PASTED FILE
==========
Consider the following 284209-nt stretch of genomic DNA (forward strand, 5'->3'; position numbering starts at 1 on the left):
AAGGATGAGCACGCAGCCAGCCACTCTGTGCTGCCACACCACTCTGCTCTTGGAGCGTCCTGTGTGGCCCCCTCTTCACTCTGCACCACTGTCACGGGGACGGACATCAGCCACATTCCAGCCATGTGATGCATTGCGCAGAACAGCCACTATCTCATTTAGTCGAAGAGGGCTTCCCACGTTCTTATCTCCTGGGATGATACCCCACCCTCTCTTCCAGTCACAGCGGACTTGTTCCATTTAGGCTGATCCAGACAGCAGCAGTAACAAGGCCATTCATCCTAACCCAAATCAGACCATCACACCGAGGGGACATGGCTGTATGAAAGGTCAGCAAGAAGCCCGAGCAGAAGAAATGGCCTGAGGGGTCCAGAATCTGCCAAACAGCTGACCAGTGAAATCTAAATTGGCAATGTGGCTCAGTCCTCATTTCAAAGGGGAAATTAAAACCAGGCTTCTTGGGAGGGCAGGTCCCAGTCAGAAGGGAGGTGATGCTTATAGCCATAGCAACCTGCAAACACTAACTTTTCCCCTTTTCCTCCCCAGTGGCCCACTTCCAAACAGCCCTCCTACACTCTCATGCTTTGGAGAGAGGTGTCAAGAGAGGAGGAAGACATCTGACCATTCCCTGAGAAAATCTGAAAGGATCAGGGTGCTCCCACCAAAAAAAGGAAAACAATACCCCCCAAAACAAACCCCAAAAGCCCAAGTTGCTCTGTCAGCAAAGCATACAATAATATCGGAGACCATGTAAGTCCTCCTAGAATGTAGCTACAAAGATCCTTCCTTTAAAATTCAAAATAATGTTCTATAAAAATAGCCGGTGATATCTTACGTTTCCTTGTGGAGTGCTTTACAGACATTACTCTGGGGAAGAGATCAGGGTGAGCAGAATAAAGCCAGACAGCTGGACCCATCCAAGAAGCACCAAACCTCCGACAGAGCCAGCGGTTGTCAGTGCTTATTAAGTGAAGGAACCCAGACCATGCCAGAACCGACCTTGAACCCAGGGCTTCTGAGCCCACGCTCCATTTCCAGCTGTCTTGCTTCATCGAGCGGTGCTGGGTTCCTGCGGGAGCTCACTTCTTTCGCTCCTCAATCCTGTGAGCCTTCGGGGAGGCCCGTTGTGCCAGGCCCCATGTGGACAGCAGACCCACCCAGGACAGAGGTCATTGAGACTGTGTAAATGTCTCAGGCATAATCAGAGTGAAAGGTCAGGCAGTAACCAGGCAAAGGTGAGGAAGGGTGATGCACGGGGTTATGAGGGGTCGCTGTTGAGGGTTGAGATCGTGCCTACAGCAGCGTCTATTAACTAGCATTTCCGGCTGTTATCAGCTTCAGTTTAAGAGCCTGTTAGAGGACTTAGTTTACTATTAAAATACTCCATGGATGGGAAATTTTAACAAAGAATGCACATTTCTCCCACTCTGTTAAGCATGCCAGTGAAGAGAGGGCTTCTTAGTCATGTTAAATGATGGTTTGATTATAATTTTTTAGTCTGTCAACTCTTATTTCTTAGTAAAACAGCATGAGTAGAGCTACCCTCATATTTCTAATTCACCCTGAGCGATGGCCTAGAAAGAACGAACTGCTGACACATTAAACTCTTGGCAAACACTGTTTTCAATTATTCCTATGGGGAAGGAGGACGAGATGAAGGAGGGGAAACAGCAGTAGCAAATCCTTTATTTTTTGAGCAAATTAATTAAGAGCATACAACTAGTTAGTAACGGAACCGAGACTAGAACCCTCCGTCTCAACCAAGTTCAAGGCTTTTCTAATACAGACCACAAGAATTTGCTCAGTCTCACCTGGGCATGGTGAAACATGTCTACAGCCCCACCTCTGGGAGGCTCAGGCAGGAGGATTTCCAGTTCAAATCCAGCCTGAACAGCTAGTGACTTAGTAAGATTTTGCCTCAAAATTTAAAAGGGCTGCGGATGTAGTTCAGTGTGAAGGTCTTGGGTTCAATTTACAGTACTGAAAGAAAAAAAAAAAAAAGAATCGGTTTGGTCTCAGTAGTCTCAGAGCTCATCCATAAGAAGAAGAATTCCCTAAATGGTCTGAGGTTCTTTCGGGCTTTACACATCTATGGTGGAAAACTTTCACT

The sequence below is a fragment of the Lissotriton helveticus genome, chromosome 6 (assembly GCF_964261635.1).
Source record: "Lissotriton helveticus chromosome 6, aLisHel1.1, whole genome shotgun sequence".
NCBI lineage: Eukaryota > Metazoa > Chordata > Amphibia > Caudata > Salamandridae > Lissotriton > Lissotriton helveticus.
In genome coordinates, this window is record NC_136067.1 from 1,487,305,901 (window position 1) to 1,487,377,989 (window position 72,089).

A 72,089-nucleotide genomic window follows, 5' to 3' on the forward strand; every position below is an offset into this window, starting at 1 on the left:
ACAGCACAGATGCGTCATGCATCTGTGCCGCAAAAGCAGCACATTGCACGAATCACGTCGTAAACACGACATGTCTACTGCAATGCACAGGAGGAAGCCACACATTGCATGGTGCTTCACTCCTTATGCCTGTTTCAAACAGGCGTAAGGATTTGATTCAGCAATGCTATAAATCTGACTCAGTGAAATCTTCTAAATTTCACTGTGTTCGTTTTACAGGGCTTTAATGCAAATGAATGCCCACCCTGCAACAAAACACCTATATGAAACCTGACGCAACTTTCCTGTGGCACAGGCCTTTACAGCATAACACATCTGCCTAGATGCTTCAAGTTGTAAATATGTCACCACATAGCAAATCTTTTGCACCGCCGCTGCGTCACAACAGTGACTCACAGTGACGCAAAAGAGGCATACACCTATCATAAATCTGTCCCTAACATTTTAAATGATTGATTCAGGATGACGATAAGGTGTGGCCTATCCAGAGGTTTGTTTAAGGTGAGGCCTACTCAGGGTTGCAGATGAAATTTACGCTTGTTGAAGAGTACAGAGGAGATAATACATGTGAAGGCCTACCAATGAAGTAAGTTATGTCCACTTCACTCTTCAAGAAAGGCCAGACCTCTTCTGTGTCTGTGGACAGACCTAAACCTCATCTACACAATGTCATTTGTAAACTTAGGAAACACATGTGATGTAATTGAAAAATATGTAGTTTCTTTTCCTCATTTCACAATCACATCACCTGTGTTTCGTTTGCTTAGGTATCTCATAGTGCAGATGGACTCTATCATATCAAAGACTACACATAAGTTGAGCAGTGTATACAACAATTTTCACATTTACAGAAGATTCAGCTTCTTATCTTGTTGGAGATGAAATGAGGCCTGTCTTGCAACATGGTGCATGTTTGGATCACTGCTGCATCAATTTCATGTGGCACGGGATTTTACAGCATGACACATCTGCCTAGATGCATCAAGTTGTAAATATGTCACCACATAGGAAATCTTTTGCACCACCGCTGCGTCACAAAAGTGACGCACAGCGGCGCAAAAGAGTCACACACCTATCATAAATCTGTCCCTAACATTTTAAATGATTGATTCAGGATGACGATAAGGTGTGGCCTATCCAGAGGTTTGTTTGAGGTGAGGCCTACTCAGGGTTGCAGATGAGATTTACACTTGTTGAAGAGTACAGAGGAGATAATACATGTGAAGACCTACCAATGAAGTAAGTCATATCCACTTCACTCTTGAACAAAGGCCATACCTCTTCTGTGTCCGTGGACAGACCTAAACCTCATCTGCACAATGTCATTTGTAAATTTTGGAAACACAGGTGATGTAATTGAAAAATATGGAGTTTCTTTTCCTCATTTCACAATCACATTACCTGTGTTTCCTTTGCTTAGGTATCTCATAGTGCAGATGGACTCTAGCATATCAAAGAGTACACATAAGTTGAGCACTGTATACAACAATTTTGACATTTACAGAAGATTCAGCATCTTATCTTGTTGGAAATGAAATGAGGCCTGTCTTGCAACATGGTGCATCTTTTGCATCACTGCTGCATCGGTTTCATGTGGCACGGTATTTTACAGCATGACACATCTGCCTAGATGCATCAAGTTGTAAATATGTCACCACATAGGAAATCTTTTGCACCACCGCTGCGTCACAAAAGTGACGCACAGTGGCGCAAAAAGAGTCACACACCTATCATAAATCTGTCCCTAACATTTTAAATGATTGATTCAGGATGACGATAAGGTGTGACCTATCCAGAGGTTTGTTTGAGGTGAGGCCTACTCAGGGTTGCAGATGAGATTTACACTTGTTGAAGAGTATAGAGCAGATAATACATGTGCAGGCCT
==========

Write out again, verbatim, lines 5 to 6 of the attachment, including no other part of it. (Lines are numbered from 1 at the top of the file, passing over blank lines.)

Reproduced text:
NCBI lineage: Eukaryota > Metazoa > Chordata > Amphibia > Caudata > Salamandridae > Lissotriton > Lissotriton helveticus.
In genome coordinates, this window is record NC_136067.1 from 1,487,305,901 (window position 1) to 1,487,377,989 (window position 72,089).